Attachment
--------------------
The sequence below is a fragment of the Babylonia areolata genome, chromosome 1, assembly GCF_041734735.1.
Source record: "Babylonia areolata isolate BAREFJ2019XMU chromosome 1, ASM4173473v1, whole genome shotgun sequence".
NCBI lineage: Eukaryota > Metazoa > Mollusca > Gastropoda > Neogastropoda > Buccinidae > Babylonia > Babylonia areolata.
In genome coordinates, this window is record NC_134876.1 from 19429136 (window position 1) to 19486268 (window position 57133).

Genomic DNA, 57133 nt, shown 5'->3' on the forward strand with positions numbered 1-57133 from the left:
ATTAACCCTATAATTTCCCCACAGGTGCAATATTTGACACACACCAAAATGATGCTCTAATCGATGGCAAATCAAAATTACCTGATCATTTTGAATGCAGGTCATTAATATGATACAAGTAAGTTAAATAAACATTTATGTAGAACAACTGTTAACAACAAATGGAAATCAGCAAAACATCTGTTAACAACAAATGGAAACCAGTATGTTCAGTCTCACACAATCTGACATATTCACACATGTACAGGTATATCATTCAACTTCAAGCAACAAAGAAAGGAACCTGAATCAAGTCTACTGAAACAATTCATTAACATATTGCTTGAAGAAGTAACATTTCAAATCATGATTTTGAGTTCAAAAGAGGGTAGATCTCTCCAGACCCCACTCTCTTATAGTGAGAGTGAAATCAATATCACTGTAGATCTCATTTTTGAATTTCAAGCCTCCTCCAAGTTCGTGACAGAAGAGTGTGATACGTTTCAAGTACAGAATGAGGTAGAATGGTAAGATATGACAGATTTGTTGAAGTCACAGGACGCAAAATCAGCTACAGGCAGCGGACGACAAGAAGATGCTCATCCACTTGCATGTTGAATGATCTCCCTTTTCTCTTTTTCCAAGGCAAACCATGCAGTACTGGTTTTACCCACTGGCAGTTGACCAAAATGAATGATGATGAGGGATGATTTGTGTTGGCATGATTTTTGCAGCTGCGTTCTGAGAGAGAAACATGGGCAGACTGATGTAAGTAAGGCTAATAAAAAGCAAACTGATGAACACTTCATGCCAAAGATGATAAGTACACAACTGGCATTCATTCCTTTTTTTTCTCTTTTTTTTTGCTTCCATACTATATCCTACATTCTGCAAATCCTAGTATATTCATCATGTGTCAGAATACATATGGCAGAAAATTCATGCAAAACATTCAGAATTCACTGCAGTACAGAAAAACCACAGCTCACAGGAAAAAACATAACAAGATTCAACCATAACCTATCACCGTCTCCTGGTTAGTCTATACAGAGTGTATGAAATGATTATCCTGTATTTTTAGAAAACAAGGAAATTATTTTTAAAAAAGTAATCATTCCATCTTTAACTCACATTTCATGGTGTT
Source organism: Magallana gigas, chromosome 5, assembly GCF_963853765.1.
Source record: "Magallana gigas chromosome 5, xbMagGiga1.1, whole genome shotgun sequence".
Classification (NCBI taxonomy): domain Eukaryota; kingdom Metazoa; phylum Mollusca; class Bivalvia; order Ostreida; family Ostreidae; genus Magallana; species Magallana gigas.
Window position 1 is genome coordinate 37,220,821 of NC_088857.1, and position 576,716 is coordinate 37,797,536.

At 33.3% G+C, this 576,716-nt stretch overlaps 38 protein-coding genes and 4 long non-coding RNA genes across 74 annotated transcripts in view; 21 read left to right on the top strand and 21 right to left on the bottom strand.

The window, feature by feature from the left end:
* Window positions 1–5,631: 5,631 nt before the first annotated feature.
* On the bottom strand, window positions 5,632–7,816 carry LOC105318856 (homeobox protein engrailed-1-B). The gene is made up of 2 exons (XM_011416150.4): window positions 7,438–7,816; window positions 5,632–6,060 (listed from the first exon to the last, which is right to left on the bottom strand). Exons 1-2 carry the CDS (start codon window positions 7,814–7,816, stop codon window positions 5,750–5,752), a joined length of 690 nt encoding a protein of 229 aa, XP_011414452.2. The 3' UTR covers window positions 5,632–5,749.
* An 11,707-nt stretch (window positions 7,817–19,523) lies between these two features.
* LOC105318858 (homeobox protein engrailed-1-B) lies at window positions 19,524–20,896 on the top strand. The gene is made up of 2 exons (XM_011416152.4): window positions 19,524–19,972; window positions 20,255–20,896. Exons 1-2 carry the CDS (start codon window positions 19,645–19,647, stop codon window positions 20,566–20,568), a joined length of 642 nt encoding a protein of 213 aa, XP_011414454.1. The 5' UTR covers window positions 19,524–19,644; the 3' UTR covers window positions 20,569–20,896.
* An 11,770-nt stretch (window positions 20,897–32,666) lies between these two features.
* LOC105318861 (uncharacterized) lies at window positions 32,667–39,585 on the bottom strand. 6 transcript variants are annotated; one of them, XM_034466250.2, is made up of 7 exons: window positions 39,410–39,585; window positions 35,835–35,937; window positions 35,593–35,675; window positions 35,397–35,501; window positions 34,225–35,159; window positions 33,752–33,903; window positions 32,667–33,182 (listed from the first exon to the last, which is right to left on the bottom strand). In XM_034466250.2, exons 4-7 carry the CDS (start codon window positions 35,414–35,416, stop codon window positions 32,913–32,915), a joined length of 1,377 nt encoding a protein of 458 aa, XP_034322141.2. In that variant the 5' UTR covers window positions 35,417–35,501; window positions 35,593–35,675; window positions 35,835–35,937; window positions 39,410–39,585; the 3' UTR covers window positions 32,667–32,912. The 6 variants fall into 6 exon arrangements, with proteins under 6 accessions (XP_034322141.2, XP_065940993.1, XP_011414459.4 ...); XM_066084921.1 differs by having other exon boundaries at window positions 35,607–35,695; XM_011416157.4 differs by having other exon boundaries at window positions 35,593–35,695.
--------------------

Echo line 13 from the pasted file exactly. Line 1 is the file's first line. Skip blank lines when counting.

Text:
* Window positions 1–5,631: 5,631 nt before the first annotated feature.